As a motor of French economy, the dairy industry’s exports in 2018 are 7 billion euros, while the total volume of business is about 30 billion euros. This sector provide more than 250,000 jobs in France, which contribute a lot to the social stability and prosperity. In fact, the agriculture and food sector (more than 11.5 billion euros) is the second largest contributor after the aeronautic industry (more than 22 billion euros) (Source : douanes 2011). In the agriculture sector, 13% product come from dairy industry. The value of dairy products in 2018 is about 8.7 billion euros (Source : La filiére laitière française). As the second producer in Europe and the 8th producer in the world (Eurostat, 2011 ; Agreste, 2011), 23.8 billion litres of milk is used to produce dairy product in France every year.

Importance of heat treatment for texturing and stabilization of dairy product

Heat exchanger is widely used in dairy industry. This kind of equipment is used in many production step, especially for the heat treatments, in order to guarantee the quality of product. Different kinds of heat exchangers, in form of plate or tube, are used to achieve heat treatments (Figure 1.3). Nevertheless, heat treatments are not the perfect solution. I many food production, for example the dairy industry, heat treatments will cause the formation of deposit on the inner surfaces of equipment [2, 13, 14].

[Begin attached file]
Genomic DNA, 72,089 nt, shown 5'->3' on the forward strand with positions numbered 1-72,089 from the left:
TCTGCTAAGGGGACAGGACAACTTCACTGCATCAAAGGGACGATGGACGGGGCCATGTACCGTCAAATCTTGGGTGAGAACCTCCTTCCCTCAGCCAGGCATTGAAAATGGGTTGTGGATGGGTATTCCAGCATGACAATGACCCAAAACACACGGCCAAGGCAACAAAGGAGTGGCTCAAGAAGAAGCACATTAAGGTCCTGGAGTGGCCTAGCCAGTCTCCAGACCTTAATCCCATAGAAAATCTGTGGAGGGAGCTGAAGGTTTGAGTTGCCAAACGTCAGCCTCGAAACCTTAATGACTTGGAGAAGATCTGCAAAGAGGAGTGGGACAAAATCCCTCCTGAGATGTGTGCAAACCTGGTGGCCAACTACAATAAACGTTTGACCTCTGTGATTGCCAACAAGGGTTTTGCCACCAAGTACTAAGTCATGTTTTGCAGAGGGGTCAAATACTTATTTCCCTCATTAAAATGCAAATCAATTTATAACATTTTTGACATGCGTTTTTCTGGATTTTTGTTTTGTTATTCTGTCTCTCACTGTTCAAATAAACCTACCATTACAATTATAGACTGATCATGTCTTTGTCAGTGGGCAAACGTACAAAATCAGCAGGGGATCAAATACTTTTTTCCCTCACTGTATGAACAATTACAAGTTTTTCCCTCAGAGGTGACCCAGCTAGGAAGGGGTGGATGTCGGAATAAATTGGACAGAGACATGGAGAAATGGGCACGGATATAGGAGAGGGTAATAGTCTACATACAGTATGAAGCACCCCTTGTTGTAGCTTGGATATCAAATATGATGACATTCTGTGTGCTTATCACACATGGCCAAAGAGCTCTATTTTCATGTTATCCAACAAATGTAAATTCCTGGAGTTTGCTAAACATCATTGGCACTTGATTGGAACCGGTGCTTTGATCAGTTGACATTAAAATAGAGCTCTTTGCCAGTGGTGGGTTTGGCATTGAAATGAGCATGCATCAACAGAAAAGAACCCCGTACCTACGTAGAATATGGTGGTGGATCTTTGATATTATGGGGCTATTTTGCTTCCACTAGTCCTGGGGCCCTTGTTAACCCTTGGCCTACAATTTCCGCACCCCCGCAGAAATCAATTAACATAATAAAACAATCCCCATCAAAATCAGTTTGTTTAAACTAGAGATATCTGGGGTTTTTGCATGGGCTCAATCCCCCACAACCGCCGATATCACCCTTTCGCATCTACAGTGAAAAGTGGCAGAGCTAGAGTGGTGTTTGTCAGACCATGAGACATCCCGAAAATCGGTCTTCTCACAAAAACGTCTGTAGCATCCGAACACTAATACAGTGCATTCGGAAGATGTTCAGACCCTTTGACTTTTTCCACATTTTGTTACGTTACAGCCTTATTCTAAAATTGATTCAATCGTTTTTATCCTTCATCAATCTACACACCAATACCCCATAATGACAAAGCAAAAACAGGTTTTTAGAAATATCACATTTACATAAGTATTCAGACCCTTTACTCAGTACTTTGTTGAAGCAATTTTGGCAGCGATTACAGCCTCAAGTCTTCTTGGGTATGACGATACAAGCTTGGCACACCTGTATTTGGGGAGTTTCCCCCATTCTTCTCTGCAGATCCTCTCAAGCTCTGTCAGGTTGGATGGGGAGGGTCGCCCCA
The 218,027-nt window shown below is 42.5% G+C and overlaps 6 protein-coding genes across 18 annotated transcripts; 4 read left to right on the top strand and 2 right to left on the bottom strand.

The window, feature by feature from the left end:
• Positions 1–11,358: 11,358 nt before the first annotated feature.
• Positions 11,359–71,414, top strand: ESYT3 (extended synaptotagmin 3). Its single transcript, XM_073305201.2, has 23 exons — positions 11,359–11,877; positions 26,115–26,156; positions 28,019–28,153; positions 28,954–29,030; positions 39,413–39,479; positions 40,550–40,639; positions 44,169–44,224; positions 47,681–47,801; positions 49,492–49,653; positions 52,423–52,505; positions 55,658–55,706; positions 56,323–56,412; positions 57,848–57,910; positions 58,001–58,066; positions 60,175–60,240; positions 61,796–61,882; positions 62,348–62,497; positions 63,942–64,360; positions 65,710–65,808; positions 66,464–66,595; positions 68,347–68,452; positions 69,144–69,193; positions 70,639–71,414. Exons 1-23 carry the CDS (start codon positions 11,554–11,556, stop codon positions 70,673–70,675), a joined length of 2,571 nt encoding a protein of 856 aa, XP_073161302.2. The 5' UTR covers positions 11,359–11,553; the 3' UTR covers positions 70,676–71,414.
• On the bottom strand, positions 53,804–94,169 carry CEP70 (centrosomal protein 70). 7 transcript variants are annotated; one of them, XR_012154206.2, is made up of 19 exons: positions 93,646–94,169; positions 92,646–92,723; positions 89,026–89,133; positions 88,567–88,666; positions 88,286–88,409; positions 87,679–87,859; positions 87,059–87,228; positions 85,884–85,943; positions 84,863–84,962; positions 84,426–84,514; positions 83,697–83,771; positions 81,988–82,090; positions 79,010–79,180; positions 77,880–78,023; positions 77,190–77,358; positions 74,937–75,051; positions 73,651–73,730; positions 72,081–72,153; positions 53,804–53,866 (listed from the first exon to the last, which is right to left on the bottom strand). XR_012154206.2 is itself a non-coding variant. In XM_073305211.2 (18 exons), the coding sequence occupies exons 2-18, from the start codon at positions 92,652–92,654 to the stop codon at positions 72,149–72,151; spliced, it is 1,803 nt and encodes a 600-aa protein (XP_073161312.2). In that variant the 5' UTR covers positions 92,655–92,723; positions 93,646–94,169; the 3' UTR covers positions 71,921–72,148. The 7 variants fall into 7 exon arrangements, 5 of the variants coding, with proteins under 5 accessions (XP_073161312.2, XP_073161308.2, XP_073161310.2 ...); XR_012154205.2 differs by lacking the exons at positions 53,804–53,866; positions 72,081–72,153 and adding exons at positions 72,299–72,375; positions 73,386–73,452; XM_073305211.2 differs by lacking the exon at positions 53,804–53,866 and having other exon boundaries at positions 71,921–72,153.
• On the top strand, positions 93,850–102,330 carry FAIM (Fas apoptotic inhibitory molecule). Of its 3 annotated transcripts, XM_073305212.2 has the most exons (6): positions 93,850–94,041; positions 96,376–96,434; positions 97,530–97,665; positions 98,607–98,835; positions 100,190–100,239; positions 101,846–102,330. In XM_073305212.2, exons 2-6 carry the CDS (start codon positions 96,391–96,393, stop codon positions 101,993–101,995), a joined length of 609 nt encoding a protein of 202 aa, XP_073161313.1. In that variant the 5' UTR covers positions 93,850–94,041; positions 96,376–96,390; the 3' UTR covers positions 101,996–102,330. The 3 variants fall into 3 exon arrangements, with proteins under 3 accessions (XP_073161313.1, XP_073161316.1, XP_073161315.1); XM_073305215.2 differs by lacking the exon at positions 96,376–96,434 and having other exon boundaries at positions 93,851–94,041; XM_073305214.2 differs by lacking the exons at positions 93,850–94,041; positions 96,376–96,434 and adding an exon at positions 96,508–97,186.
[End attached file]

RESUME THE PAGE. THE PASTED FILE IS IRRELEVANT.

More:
Economic, environmental and health impact of biofilm formation on processing surfaces

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Biofilm is able to help the bacteria surviving in unsuitable environment. This charac-teristic leads to intractable problems in many sectors. Recently, studies in the medical field have shown that bacterial biofilms are the reason for some chronic and refractory diseases [45]. Antibiotics are widely used in the medical field. Unfortunately, biofilms have the inherent resistance for the antibiotic and host immunity [46, 47]. Biofilm infections are difficult to be cured by antibiotic or immunity [48]. Problems caused by biofilm exist in many industries (water system industry, medical industry, etc.). In addition, biofilms can reduce the quality of drinking water [49]. In food industry, some studies have mentioned that the meat product, seafood product and dairy food product were found to be contaminated by bacteria [50, 51, 52]. Even the retail raw chicken sample was found to be contaminated by S. aureus (a kind of common pathogenic bacteria) in China [53].